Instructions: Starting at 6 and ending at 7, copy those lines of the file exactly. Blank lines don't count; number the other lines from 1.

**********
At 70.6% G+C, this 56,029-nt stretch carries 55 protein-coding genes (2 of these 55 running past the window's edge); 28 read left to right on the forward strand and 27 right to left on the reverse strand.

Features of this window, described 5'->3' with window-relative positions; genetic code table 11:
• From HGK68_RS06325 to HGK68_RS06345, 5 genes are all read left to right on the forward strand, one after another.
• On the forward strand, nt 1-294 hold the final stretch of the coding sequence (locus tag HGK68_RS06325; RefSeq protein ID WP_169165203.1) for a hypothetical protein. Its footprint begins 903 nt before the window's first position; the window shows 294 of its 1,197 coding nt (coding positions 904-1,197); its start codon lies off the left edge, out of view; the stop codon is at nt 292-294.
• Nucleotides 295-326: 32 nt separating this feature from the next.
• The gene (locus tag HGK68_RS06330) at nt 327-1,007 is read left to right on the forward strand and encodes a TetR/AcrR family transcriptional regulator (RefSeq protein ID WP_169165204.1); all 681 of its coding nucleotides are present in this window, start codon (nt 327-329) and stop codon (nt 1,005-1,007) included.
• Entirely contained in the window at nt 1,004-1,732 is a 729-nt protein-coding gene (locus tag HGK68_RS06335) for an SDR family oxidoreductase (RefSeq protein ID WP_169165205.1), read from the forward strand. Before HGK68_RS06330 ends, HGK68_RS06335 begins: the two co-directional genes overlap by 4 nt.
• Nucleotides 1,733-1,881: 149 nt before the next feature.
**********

• The gene (locus tag HGK68_RS06330) at nt 327-1,007 is read left to right on the forward strand and encodes a TetR/AcrR family transcriptional regulator (RefSeq protein ID WP_169165204.1); all 681 of its coding nucleotides are present in this window, start codon (nt 327-329) and stop codon (nt 1,005-1,007) included.
• Entirely contained in the window at nt 1,004-1,732 is a 729-nt protein-coding gene (locus tag HGK68_RS06335) for an SDR family oxidoreductase (RefSeq protein ID WP_169165205.1), read from the forward strand. Before HGK68_RS06330 ends, HGK68_RS06335 begins: the two co-directional genes overlap by 4 nt.